If you ever want to celebrate your birthday with a little cake, you won't be able to follow this diet completely. Esselstyn does not believe in moderation or the occasional treat. For this reason, I feel that his diet is totally unrealistic for the average person to follow, including myself! Although I know that ice cream isn't good for me, I don't see the harm in an occasional splurge. I believe in keeping treats to a minimum and watching the serving size. But, to think I could never make Christmas cookies with my kids or treat them to ice cream on a hot summer day makes me a little sad.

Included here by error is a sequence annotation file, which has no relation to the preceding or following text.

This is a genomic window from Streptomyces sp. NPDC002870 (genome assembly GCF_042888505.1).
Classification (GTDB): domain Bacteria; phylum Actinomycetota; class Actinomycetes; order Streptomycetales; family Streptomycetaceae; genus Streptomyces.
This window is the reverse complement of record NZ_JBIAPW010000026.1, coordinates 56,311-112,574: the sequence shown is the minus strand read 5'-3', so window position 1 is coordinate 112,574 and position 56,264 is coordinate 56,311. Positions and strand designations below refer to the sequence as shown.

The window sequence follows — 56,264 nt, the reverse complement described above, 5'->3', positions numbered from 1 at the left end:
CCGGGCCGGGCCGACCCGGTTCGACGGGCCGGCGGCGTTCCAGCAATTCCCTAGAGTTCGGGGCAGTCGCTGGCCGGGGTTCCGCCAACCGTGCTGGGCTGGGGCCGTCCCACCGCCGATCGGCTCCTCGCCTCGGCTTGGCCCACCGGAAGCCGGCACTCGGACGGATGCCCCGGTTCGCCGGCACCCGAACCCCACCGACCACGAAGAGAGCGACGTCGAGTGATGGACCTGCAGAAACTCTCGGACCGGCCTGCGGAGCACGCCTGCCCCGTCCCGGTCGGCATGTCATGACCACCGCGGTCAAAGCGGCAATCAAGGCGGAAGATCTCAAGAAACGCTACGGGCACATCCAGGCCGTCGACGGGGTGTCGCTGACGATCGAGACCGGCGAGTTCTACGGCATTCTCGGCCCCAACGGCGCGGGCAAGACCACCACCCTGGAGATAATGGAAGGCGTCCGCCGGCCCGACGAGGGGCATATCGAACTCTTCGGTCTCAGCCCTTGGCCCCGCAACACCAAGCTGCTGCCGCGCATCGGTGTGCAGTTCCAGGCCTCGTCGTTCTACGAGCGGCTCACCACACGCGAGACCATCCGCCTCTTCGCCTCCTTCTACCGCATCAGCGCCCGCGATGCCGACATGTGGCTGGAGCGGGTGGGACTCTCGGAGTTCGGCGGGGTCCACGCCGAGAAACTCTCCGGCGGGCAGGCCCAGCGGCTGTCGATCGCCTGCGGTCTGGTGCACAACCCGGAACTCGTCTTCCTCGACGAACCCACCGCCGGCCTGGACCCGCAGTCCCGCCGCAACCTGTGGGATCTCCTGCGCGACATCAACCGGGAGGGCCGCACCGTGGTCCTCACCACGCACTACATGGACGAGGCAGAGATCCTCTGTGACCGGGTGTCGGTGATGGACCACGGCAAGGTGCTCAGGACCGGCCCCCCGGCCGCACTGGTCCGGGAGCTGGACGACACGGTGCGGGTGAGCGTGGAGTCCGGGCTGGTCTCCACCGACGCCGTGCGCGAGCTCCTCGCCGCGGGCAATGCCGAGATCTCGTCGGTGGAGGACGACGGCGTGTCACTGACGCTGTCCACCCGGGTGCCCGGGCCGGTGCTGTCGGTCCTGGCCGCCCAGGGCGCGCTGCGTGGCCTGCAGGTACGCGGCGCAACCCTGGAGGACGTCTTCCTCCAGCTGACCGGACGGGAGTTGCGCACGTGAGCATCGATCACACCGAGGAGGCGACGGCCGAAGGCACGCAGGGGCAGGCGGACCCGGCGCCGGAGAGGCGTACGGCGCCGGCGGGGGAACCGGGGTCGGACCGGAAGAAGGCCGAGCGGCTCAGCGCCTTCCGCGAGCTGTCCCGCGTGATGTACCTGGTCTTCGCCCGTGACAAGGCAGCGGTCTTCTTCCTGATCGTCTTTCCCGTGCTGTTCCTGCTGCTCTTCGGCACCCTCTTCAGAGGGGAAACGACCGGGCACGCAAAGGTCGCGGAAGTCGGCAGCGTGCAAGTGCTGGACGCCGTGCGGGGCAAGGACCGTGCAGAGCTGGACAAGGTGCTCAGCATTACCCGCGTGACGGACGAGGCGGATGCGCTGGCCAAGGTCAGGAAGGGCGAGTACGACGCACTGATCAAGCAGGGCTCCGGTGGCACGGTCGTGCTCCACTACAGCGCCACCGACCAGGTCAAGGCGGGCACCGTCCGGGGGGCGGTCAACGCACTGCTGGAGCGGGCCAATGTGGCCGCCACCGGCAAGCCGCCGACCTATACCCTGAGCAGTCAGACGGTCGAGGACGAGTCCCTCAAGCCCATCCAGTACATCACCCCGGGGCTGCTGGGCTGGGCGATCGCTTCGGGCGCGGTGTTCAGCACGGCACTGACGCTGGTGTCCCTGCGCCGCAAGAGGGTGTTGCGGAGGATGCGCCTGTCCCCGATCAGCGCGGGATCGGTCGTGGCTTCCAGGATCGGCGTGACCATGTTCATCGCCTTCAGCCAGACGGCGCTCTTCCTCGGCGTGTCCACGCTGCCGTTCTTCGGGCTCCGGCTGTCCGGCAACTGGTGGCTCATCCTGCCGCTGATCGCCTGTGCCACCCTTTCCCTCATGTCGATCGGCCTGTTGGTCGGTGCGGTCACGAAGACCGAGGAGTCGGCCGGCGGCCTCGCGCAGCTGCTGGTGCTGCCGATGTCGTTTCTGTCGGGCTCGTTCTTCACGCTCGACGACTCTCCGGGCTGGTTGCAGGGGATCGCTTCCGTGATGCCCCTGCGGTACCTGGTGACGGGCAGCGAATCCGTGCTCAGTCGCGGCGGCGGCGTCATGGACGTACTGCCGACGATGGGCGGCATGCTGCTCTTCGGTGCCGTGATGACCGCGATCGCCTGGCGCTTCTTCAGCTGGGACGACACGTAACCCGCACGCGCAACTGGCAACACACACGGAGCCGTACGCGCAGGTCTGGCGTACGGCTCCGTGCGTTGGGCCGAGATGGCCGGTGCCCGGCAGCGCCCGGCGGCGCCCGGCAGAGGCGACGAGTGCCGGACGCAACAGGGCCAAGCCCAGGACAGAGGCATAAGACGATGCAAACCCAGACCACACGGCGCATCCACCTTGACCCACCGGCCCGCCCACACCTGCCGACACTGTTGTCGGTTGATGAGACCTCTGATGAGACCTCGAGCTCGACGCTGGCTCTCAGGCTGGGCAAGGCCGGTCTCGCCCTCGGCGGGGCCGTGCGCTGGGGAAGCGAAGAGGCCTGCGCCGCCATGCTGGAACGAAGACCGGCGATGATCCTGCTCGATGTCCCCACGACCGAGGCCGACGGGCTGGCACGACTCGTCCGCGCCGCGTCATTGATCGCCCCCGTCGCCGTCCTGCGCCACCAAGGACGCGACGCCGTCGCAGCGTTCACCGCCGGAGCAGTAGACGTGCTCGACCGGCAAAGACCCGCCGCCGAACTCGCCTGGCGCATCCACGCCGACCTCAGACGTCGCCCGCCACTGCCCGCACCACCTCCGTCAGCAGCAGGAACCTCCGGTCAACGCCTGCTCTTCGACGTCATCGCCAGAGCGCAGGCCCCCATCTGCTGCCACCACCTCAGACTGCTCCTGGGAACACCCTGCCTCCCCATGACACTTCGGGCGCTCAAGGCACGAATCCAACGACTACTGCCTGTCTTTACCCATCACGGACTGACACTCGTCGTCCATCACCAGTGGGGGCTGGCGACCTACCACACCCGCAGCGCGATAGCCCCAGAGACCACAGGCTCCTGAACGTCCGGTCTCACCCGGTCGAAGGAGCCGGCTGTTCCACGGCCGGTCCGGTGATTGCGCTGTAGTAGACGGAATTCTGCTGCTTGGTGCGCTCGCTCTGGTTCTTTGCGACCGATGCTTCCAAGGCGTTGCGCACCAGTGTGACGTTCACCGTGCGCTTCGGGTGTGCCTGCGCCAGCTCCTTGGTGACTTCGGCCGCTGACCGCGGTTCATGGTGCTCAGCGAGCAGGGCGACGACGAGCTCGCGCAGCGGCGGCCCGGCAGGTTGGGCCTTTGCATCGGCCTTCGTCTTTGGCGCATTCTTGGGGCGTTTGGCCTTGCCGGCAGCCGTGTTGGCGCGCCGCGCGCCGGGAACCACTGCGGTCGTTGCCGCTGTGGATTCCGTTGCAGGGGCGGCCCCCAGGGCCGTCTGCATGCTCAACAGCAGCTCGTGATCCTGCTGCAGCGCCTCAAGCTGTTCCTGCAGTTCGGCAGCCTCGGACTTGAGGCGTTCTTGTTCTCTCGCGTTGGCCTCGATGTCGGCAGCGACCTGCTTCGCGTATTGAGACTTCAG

I have a list of notes that I took while reading this book and I have much more to say; however, I am trying not to turn this into a book! I leave you all with this: this book did not sway my stance on nutrition. A balanced diet that contains fruits, vegetables, whole grains, dairy, meat, fish, beans, and nuts is healthy as shown by science. I did not feel that this book produced any compelling evidence that proves otherwise. As I said, I will be reading
The China Study next and will look forward to reporting on the text.